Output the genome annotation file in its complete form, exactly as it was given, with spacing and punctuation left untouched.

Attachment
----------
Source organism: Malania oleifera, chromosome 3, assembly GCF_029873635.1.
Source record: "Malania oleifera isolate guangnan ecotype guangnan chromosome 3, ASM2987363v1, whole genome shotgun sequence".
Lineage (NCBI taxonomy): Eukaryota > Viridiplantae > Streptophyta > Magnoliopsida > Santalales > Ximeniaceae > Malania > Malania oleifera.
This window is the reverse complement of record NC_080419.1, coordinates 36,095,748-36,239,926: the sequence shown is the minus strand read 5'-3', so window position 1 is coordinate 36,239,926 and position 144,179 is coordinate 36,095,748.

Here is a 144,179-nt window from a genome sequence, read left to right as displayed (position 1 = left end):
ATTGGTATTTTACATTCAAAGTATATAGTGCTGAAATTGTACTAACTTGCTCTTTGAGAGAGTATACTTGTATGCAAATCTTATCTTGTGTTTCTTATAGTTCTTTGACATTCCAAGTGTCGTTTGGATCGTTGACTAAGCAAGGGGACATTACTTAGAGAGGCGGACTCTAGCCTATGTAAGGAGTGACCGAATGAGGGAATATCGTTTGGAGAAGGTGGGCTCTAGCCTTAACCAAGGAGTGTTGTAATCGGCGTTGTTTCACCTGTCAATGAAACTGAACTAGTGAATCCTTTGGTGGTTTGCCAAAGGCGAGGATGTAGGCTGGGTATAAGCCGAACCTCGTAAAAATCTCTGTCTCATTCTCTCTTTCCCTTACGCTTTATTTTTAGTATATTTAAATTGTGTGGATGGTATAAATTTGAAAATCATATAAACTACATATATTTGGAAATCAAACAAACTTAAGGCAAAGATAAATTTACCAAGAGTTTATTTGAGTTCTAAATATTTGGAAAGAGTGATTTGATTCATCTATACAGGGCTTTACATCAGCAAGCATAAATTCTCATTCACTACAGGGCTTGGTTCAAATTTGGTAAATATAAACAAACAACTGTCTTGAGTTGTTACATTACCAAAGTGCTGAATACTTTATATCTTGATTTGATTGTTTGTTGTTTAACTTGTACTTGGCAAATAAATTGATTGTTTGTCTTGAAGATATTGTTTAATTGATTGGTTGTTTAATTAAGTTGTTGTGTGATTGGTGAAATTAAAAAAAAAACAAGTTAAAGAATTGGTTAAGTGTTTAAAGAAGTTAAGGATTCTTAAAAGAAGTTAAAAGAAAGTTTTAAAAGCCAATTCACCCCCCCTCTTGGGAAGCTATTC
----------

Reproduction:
Source organism: Malania oleifera, chromosome 3, assembly GCF_029873635.1.
Source record: "Malania oleifera isolate guangnan ecotype guangnan chromosome 3, ASM2987363v1, whole genome shotgun sequence".
Lineage (NCBI taxonomy): Eukaryota > Viridiplantae > Streptophyta > Magnoliopsida > Santalales > Ximeniaceae > Malania > Malania oleifera.
This window is the reverse complement of record NC_080419.1, coordinates 36,095,748-36,239,926: the sequence shown is the minus strand read 5'-3', so window position 1 is coordinate 36,239,926 and position 144,179 is coordinate 36,095,748.

Here is a 144,179-nt window from a genome sequence, read left to right as displayed (position 1 = left end):
ATTGGTATTTTACATTCAAAGTATATAGTGCTGAAATTGTACTAACTTGCTCTTTGAGAGAGTATACTTGTATGCAAATCTTATCTTGTGTTTCTTATAGTTCTTTGACATTCCAAGTGTCGTTTGGATCGTTGACTAAGCAAGGGGACATTACTTAGAGAGGCGGACTCTAGCCTATGTAAGGAGTGACCGAATGAGGGAATATCGTTTGGAGAAGGTGGGCTCTAGCCTTAACCAAGGAGTGTTGTAATCGGCGTTGTTTCACCTGTCAATGAAACTGAACTAGTGAATCCTTTGGTGGTTTGCCAAAGGCGAGGATGTAGGCTGGGTATAAGCCGAACCTCGTAAAAATCTCTGTCTCATTCTCTCTTTCCCTTACGCTTTATTTTTAGTATATTTAAATTGTGTGGATGGTATAAATTTGAAAATCATATAAACTACATATATTTGGAAATCAAACAAACTTAAGGCAAAGATAAATTTACCAAGAGTTTATTTGAGTTCTAAATATTTGGAAAGAGTGATTTGATTCATCTATACAGGGCTTTACATCAGCAAGCATAAATTCTCATTCACTACAGGGCTTGGTTCAAATTTGGTAAATATAAACAAACAACTGTCTTGAGTTGTTACATTACCAAAGTGCTGAATACTTTATATCTTGATTTGATTGTTTGTTGTTTAACTTGTACTTGGCAAATAAATTGATTGTTTGTCTTGAAGATATTGTTTAATTGATTGGTTGTTTAATTAAGTTGTTGTGTGATTGGTGAAATTAAAAAAAAAACAAGTTAAAGAATTGGTTAAGTGTTTAAAGAAGTTAAGGATTCTTAAAAGAAGTTAAAAGAAAGTTTTAAAAGCCAATTCACCCCCCCTCTTGGGAAGCTATTC